Tim Van Patten had a thankless job directing the second episode of Boardwalk Empire. The pilot was helmed by Martin Scorsese, and it did all the great things pilot episodes can do: It laid out a sprawling world, hinted at the series' potentially epic scope, and established the basic workings of this version of Prohibition-era Atlantic City with plenty of flash, sizzle, and blood. Plus, well, it was Scorsese, and it had style to spare. Van Patten was the one steering the ship for "The Ivory Tower," and though the episode had a good deal less punch than the pilot, that doesn't mean it was bad. It was, in fact, quite good. It's just that Van Patten had to in essence slow things down and say: This is where we are going, and this is how we're going to get there. The series is every bit as riveting as when it started out, it's just beginning to feel like a series and not a 75-minute open-ended film.
The episode's themes -- written in big neon letters -- were about the perils of wealth and how possessing it tends to have more problems than needing it. Jimmy Darmody blows most of his cash from last week's heist and winds up short on what Nucky Thompson insists he's owed for letting Jimmy operate, so Jimmy winds up stealing back the necklace he bought for his mother just to make the payment. Then, in a cruel display that shows just how brutal Nucky can be, Nucky gambled the whole wad on roulette and promptly lost it, with Jimmy watching the whole time.
At the same time, Nucky and Rothstein traded pissy messages about who owes money to whom, and Van Alden came to the realization that Nucky's a much bigger criminal mastermind than his original target Rothstein. Rothstein's still a major player, but Nucky's the most dangerous kind of criminal: he's the legit businessman, the elected official with his hand in a thousand pockets who grows more untouchable every day he continues to do what looks like real trade. He's the Clay Davis of Atlantic City.
The only one able to resist the call of the dirty money is Margaret Schroeder, who spends half the episode in the hospital recovering from the blows that put her there and killed her unborn child. She knows her husband was a rotten man, and doesn't pretend otherwise when she's visited by Nucky's brother, Eli, the sheriff. But, probably in part because she was reading Henry James' The Ivory Tower while recuperating, she's unwilling to accept the hush money Eli gives her to coax her cooperation in the story that her husband was a bootlegger. Her suspicions are confirmed when Van Alden tells her that her husband was a patsy for a bigger criminal, and as a result, she returns the money to Nucky. She doesn't want the charity, and she certainly doesn't want to be sucked into a life of avarice.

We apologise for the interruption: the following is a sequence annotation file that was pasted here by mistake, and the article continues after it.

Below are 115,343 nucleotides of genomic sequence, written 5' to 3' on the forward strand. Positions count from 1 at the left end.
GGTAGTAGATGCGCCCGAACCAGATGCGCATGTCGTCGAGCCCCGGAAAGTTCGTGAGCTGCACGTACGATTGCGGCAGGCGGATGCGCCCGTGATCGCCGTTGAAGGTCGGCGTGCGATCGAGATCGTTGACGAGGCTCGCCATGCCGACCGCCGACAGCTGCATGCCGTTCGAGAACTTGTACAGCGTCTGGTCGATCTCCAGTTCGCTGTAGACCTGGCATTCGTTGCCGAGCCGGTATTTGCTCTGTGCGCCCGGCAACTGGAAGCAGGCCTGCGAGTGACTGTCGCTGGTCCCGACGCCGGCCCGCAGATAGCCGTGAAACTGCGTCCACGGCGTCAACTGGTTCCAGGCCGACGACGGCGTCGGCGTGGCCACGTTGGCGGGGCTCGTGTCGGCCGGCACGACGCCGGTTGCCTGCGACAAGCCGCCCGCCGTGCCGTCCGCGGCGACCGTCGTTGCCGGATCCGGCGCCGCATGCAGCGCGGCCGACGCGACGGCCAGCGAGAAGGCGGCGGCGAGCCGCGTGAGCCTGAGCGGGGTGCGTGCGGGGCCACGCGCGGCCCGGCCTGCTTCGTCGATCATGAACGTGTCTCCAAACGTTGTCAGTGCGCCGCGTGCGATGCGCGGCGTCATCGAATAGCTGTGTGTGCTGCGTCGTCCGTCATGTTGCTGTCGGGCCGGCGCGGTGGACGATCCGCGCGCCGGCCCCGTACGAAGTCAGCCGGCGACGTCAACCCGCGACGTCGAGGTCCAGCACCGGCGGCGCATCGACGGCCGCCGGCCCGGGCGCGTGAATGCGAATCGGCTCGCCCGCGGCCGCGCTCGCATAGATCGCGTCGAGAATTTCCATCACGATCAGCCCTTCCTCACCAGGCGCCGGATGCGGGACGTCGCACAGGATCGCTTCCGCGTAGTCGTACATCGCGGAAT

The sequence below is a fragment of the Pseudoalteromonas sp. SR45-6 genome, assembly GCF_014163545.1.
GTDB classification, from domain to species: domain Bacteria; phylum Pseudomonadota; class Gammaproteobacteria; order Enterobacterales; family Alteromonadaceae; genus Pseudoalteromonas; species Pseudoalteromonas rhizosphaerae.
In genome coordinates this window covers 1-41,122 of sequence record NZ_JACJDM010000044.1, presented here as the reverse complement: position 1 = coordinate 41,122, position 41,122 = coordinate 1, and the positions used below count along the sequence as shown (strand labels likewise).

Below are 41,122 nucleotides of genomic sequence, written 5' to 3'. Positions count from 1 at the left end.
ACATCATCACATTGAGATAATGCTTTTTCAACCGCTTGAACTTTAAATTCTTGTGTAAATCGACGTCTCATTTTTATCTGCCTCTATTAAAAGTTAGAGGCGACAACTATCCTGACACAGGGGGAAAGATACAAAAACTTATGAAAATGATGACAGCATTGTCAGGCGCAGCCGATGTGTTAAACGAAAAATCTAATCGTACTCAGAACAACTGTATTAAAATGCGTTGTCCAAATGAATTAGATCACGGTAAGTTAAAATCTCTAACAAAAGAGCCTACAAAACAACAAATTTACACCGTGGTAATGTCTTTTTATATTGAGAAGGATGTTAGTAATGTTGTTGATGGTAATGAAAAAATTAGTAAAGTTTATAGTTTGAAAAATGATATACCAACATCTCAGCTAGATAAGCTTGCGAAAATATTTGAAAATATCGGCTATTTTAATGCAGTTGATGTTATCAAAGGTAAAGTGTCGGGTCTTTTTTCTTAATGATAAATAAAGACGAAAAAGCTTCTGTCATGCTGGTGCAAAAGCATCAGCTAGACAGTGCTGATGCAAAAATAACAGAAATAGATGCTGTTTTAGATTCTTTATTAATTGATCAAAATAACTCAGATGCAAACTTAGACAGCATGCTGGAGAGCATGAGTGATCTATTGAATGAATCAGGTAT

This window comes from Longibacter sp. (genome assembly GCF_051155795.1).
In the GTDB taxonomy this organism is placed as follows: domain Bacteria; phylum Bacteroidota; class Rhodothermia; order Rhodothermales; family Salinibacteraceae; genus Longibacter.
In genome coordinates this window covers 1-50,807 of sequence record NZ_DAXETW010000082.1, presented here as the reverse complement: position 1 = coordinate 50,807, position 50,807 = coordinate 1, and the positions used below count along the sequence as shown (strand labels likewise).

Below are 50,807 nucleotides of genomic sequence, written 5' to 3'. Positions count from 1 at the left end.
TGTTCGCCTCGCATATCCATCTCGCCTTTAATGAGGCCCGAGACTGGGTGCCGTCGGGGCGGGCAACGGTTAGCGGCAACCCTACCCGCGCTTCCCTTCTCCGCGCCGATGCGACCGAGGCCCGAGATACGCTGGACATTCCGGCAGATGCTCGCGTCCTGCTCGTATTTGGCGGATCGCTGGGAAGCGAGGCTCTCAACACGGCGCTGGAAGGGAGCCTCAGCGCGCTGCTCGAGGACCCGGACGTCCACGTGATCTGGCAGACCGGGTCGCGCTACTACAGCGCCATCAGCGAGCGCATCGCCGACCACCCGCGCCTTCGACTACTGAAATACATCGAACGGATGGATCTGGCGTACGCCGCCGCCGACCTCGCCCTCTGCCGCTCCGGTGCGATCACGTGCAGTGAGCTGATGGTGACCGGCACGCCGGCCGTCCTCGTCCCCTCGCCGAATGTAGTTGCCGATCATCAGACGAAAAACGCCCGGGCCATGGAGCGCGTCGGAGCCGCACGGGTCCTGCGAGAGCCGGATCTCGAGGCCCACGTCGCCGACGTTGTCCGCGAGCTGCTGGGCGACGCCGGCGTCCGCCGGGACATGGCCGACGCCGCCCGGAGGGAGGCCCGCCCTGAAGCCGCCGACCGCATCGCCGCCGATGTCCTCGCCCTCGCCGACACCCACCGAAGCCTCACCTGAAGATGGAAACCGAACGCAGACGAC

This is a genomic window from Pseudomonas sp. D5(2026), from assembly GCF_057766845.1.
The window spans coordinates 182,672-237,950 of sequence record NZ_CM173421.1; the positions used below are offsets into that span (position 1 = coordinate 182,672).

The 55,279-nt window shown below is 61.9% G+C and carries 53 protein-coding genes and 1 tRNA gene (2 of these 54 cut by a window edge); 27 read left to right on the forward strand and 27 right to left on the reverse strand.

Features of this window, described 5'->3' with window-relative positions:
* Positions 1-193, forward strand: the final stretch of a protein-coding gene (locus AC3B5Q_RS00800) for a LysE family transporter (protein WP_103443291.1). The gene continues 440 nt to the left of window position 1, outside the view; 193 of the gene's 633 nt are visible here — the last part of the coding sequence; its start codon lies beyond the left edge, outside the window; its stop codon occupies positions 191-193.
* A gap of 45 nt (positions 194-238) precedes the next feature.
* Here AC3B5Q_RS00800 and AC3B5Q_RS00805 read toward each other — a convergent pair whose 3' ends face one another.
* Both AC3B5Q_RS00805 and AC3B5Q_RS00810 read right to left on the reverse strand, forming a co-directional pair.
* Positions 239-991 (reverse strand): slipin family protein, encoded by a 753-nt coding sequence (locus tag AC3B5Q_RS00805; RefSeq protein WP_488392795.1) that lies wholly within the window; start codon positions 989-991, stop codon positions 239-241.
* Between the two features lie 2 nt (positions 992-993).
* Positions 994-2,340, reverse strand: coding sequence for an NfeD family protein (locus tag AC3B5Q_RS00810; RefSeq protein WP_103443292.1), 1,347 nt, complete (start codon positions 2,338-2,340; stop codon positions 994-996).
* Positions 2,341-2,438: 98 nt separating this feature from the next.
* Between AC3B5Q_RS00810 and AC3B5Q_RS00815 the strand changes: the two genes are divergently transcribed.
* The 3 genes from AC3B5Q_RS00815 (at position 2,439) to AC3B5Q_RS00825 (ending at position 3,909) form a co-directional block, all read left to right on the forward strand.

This week's episode, like the pilot, was written by creator Terence Winter, whose track record on The Sopranos proves his ability to work with well-defined dramas. He's blessed with a stellar cast, though, particularly in Steve Buscemi as Nucky and Michael Shannon as Van Alden. Those men bring something special to everything they do, and getting to see them play off each other is a genuine treat. We're also enjoying Michael Stuhlbarg as Arnold Rothstein, in part because it's such a radical departure from his performance in A Serious Man. We forget it's the same person.
Overall, a solid episode from a creative team that had to accomplish a very specific task (keep people hooked) and do it with minimum resistance and maximum return for viewers. The series has already been renewed for a second season, too. Things will only get deeper from here.
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• That's Gretchen Mol as Jimmy's mother, a burlesque dancer, though at first I thought he was having an affair because of the affectionate way she greeted him. Turns out they just have a creepy relationship.
• We're scared to look up any of the characters' real-life counterparts on Wikipedia for fear of learning how they'll die, and when. We'd like to be surprised.
• Nucky tells Mickey that he's out of the business and that Chalky White's taking over for him. That means we'll get to see more of Michael K. Williams. This is always a good thing.